Guest Post: The science behind bedroom design
As the parent of a young one who wasn’t sleeping through the night for almost 8 months (i.e. woke up 7-8 times a night some nights) I can’t tell you how important it is to rest well so you’re ready for whatever life throws at you the next day. In fact, I believe sleep and stress relief are crucial to our overall well-being. With that in mind, I have a very interesting guest post from Myra Campbell at Tuck Sleep for you guys today! Tuck is a community devoted to improving sleep hygiene, health and wellness through the creation and dissemination of comprehensive, unbiased, free web-based resources. Tuck’s team of experts applies their research into sleep science to a broad variety of topics, including interior design, health tips, lifestyle advice, and more.
So I hope you’ll enjoy the great tips below from Myra and be able to create your own stylish sleep haven!
Can’t fall asleep? Your bedroom design might be the problem
Sleep difficulties can stem from a number of problems. Medical conditions, anxiety, depression, and poor sleep habits are common problems. But have you considered that your sleep problems may be caused by your bedroom?
A poor sleep environment can cause difficulty sleeping, letting in too much light, causing anxiety, and other problems that can make it tough to sleep. Are you making these bedroom design mistakes?
1. Thin bedroom curtains
Thin curtains on big bedroom windows can let in too much light at night. Light exposure at night can confuse your circadian rhythm, making your brain think it’s daytime and time to be awake even at night. A better choice would be blackout curtains. With heavier curtains, you can block light so that your room is dark and comfortable at night.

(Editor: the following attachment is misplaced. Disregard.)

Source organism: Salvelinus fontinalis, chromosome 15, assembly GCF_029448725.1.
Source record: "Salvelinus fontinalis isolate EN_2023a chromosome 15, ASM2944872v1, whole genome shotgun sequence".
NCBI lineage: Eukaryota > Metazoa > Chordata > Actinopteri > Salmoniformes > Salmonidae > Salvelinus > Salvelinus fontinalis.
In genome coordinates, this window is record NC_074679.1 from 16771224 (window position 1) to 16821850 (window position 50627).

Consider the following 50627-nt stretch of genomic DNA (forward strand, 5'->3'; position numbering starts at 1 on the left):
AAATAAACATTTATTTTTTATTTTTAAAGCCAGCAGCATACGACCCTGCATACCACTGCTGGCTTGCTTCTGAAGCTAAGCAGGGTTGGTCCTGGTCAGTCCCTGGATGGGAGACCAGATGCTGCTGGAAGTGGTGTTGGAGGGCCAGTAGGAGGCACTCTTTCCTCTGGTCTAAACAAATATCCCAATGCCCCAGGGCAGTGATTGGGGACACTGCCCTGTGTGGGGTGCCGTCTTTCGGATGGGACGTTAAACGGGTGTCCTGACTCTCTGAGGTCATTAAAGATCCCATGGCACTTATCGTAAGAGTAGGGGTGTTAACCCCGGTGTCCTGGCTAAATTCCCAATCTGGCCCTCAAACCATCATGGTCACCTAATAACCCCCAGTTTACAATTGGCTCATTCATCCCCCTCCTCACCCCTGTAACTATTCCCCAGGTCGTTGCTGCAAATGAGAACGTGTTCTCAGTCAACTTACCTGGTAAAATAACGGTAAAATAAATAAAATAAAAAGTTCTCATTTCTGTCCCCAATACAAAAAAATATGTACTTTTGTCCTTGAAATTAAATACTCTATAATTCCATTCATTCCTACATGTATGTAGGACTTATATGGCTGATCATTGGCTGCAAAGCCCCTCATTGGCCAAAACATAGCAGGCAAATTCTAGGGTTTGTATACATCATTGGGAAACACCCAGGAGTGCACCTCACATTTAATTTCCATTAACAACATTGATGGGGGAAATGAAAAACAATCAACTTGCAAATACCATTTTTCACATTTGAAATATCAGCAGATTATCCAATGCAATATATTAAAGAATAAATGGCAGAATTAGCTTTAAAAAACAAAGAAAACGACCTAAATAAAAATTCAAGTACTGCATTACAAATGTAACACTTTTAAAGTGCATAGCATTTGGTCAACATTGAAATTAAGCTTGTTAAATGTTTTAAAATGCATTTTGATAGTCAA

2. Glowing lights
Lights that disturb your sleep don’t always come from the outside. You may be bringing them into your bedroom yourself. Glowing lights on an alarm clock, phone, or nightlight in your bedroom can interfere with your sleep just as much as light from outside your bedroom window. It’s a good idea to dim your alarm clock and reconsider nightlight usage. Avoid bringing your phone to bed, and stop using your phone at least one hour before bed.
3. Bright wall colors
Using bright, warm colors like red and orange in the bedroom can be too stimulating for sleep. Better wall color choices are light pastels. Blue may be the best color, promoting calmness and reducing your blood pressure and heart rate. People with blue bedroom walls tend to get the most sleep.
4. Poor mattress choice
Don’t make the mistake of finding a beautiful bedframe, but then not choosing a mattress just as carefully. Mattresses aren’t one size fits all. You’ll need to choose the right mattress based on your needs, considering your weight, whether you sleep on your back, side, or stomach, support needs, allergies, and more.
5. Bedroom clutter
Bedroom decorations are one thing, but clutter is another story. Too many decorations, or storing too much in your bedroom can cause clutter that makes you anxious. This can make your bedroom an uncomfortable sleeping environment where you feel like you can’t relax. Clear out the clutter and consider paring down decorations for a fresher room.
Myra Campbell is a researcher for the sleep science and health organization Tuck.com. Her passion for art and design brought her into the field. She began by researching how to create a relaxing bedroom and learned that great design can help improve our health and well-being. Myra lives in southern California and shares her queen-sized bed with two rescue dogs.